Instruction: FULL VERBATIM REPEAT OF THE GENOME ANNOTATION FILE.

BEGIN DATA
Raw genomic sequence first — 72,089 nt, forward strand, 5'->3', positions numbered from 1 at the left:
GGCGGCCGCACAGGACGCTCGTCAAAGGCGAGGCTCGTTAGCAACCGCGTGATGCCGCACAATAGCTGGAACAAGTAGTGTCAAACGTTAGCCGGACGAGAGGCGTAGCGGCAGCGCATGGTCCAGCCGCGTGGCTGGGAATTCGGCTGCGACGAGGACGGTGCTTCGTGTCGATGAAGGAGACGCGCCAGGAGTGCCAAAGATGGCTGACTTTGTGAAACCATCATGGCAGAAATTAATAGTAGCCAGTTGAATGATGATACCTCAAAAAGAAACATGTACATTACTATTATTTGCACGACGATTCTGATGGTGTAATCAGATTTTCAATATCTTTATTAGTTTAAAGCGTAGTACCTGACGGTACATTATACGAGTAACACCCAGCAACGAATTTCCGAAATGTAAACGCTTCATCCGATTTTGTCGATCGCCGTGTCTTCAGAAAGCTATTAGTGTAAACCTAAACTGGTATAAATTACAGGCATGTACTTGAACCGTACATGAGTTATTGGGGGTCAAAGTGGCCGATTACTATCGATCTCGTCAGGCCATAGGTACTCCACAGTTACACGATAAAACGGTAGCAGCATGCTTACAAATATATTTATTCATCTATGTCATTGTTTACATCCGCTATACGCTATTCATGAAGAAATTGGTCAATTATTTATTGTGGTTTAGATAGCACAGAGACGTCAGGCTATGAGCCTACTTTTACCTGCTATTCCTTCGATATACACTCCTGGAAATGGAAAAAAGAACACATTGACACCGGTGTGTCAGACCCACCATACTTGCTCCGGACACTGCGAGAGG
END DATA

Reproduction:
Raw genomic sequence first — 72,089 nt, forward strand, 5'->3', positions numbered from 1 at the left:
GGCGGCCGCACAGGACGCTCGTCAAAGGCGAGGCTCGTTAGCAACCGCGTGATGCCGCACAATAGCTGGAACAAGTAGTGTCAAACGTTAGCCGGACGAGAGGCGTAGCGGCAGCGCATGGTCCAGCCGCGTGGCTGGGAATTCGGCTGCGACGAGGACGGTGCTTCGTGTCGATGAAGGAGACGCGCCAGGAGTGCCAAAGATGGCTGACTTTGTGAAACCATCATGGCAGAAATTAATAGTAGCCAGTTGAATGATGATACCTCAAAAAGAAACATGTACATTACTATTATTTGCACGACGATTCTGATGGTGTAATCAGATTTTCAATATCTTTATTAGTTTAAAGCGTAGTACCTGACGGTACATTATACGAGTAACACCCAGCAACGAATTTCCGAAATGTAAACGCTTCATCCGATTTTGTCGATCGCCGTGTCTTCAGAAAGCTATTAGTGTAAACCTAAACTGGTATAAATTACAGGCATGTACTTGAACCGTACATGAGTTATTGGGGGTCAAAGTGGCCGATTACTATCGATCTCGTCAGGCCATAGGTACTCCACAGTTACACGATAAAACGGTAGCAGCATGCTTACAAATATATTTATTCATCTATGTCATTGTTTACATCCGCTATACGCTATTCATGAAGAAATTGGTCAATTATTTATTGTGGTTTAGATAGCACAGAGACGTCAGGCTATGAGCCTACTTTTACCTGCTATTCCTTCGATATACACTCCTGGAAATGGAAAAAAGAACACATTGACACCGGTGTGTCAGACCCACCATACTTGCTCCGGACACTGCGAGAGG